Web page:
Degree Type


Date of Award


Degree Name

Doctor of Philosophy


Ecology, Evolution, and Organismal Biology


Ecology and Evolutionary Biology

First Advisor

Kirk A. Moloney


Traditionally, fire has been seen as an important modeler of ecological systems, especially through the history of fire-adapted systems (e.g., savannas and Mediterranean ecosystems). Nevertheless, hot deserts in the southwestern US (the Sonoran and Mojave) are thought to be non-fire adapted systems due to the scarce woody plants and insufficient vegetation cover to carry fire. Over the last few decades, however, fire have become more prevalent within the mentioned deserts because of the recent invasions of exotics grasses that now sufficiently provide a continuous plant coverage that is able to spread fire through the landscape. To date, however, fire effects on desert ecosystems remain unclear. I this dissertation I examined the impact of fire in changing the spatial distribution of creosote bush (Larrea tridentata) in burned areas of the Sonoran Desert (Chapter 2). In Chapter 3, I assessed the effects of fire on changing the availability of soil nutrients, comparing burned and unburned areas of the Mojave Desert. In Chapter 4, I moved forward and investigated flammability characteristics of desert plant species, and how these properties were related to the spread of fire. Overall, I found that (i) fire changed the spatial pattern of L. tridentata shrubs that survived the fire, compared to areas not affected by fire; (ii) over the short term (i.e., 6 months after fire) there was an increment of soil nutrients (N and K) within burned areas, compared to unburned areas, but over the long-term (i.e., 7 years after fire) N and K decreased, especially under the canopy of L. tridentata shrubs; and (iii) native plant species exhibited flammability characteristics that confer them properties of "igniters" of thicker fuels, whereas exotic invasive species presented flammable properties of "spreaders" of fire. In summary, the interplay of the three major ideas described above provided insights about the potential novel plant-fire dynamics in the southwestern US deserts. Given the flammable characteristics of "spreaders" and "igniters", the prevalence of wildfires may be continued over time. While fire can kill large sections of L. tridentata shrubs, this phenomenon would provide more openness in the landscape to be colonized by exotic invasive species. Over the long-term, and as soil nutrients tend to decrease within burned areas, it would be difficult for native species, including L. tridentata shrub, to recover after fire. Thus, heterogeneous fertility islands once associated with Larrea shrubs may disappear and become replaced by more uniform nutrient landscapes, dominated by exotic invasive grasses.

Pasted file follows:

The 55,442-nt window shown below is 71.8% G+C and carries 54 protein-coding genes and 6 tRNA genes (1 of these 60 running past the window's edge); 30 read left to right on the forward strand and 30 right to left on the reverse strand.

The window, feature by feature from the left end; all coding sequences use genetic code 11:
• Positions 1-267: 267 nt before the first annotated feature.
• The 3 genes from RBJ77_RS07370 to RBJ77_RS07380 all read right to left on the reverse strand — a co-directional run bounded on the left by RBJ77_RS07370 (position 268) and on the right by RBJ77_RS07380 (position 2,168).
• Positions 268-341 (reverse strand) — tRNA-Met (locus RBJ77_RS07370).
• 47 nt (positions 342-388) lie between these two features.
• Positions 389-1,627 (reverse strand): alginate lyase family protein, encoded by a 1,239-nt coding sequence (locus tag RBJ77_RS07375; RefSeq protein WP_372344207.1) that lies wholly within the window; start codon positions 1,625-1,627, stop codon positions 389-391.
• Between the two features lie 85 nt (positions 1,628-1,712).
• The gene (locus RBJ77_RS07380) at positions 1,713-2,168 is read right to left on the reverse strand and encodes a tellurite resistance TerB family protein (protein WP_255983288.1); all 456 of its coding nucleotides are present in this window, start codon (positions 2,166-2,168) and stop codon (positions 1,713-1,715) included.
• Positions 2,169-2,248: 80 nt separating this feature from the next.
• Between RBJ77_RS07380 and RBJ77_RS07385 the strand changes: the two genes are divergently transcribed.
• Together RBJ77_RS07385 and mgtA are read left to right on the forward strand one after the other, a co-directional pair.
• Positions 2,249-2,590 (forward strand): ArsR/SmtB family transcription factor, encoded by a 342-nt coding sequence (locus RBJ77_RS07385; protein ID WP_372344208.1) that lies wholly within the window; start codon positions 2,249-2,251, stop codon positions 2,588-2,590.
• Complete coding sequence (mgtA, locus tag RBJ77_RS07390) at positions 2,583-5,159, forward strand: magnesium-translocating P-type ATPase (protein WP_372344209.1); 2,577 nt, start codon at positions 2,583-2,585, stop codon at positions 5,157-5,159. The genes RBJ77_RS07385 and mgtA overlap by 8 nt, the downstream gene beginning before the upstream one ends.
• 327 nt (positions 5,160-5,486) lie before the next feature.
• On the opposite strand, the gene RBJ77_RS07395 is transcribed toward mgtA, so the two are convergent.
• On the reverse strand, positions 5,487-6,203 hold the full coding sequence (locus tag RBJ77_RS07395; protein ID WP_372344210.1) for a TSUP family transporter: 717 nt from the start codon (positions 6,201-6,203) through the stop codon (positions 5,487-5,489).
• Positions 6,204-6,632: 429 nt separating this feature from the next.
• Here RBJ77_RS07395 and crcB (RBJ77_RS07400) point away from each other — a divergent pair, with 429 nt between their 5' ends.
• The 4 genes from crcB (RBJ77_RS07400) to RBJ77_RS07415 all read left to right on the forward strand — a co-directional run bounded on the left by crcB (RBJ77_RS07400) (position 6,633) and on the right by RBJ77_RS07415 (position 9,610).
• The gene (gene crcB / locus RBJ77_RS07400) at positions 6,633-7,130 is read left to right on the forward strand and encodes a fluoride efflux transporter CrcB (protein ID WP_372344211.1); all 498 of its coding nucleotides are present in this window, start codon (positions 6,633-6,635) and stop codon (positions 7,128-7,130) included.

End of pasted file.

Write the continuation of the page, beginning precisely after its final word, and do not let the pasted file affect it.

Copyright Owner

Andres Hernan Fuentes Ramirez



File Format


File Size

127 pages